Chaos theory versus complexity theory
glevy at acnet.pratt.edu
glevy at acnet.pratt.edu
Sun Aug 27 03:54:17 MDT 1995
Chris B. -- in a very informative post -- writes:
> 5. Let us now in the traditional marxist manner, proceed from appallingly
> abstract discussions to try to apply things to reality in a way that
> has a glimmer of familiarity. Let us take our own dear example of an
> economy. Complexity theory would start off saying there are 6 billion
> people in the world, half of whom can trade their labour power as a
> commodity for commodities in return. ie 3 billion widgets who can interact.
> Will they interact absolutely smoothly and evenly or will patterns
> creating inequalities build up? Inequalities might indeed build up.
We don't need complexity theory to be able to say that there will not be
"absolutely smooth" interaction and "inequalities might indeed build up."
Why is a deterministic model needed to come to such a conclusion? Sounds
like math overkill to me.
> Chaos theory would say 3 billion is merely one number, a constant for
> the purposes of our simple deterministic equation -
> - and would ask what is the positive or the
> negative feedback in the equation we want to iterate. One application
> is to say that while increasing technology means endless pressure on
> use values to increase, there is a ceiling on exchange value, rather like
> the limits on the size of the lake in which the fish breed. The total
> amount of exchange value on the planet is limited to the population selling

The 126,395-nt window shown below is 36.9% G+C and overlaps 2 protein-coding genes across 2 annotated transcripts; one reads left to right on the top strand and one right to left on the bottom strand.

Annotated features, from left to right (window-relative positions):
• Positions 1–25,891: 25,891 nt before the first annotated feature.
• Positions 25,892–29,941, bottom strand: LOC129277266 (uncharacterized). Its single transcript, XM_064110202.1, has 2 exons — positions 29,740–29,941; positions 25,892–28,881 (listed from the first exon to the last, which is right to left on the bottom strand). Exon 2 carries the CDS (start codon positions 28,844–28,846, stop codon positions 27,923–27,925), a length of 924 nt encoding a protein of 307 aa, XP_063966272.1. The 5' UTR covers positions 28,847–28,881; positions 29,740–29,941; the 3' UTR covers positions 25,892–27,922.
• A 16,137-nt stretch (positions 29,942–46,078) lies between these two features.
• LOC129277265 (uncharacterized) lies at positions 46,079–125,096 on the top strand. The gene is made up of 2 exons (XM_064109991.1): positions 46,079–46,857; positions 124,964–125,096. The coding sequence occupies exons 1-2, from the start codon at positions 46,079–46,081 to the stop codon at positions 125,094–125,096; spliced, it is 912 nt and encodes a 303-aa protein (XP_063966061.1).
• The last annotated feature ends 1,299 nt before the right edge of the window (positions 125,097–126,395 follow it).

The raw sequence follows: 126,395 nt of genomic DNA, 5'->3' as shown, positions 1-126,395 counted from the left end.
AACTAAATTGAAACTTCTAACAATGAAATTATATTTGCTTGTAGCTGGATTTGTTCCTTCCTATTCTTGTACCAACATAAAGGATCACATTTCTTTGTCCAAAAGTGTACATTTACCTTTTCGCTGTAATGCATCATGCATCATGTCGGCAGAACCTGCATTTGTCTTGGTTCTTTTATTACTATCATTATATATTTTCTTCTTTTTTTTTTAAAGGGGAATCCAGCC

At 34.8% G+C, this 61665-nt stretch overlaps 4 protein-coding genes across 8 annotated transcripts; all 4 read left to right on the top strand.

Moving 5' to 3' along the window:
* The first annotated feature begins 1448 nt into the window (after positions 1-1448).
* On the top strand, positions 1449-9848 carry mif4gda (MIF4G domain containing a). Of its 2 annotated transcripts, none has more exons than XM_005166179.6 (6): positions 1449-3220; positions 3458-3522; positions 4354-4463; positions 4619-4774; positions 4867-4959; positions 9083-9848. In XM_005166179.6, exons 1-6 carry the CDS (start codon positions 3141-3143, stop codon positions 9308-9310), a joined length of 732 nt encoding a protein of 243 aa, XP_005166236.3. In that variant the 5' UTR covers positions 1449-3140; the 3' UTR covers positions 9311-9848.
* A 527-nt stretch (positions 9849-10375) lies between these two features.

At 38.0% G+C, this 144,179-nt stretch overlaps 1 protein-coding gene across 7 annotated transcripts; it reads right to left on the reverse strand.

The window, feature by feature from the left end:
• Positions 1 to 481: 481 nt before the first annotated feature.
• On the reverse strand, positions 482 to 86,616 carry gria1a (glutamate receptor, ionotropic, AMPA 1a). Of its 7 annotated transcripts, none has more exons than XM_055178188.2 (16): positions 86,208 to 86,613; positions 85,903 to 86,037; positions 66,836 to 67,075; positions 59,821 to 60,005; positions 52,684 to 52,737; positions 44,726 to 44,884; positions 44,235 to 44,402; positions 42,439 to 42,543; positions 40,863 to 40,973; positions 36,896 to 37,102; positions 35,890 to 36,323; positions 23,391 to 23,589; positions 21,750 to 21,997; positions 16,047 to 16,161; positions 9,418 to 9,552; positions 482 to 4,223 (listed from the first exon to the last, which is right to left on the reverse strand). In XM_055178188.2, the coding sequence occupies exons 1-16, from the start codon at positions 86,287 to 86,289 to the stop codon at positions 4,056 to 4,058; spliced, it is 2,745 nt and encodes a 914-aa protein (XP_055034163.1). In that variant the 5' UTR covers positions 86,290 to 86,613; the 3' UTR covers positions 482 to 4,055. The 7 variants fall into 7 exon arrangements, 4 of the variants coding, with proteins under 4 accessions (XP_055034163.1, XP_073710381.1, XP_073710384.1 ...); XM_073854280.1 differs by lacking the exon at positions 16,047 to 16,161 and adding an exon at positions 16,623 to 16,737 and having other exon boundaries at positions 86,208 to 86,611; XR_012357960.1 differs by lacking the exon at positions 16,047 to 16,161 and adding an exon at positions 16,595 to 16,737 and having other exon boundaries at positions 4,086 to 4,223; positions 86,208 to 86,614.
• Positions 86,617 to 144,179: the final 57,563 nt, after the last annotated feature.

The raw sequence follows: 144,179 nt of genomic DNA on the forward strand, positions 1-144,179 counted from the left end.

> their labour power. Hence the population equation of chaos theory might
> model to some extent the fluctuations in the capitalist business cycle.
The sizes of the population and the wage-earning population are only two
variables that must be specified. What other variables must be specified
as well? I am skeptical of economic models fashioned after
fish-in-the-lake models. It is easier to specify and estimate the variables
for the fish than for capitalist reality. In a recent post, Steve pointed
out that one model (Goodwin? ...Minsky?) treated technology "as a given."
Now, if one is to make sense out of business cycle behavior, how can one
simply take technology as a given? Don't we have to first understand
technological change as a process before we can understand capitalist
dynamics? I still don't understand how the use of chaos theory can
produce more meaningful results than can more "traditional" methods of
abstraction and dialectics. What is the advantage that this math gives us?
Steve -- beware the white whale! Ahab, as I can recall, was a little too
overconfident concerning his ability to slay Moby. Could the struggle
between the Pequot's crew and the great white one be expressed using a
deterministic chaotic model?
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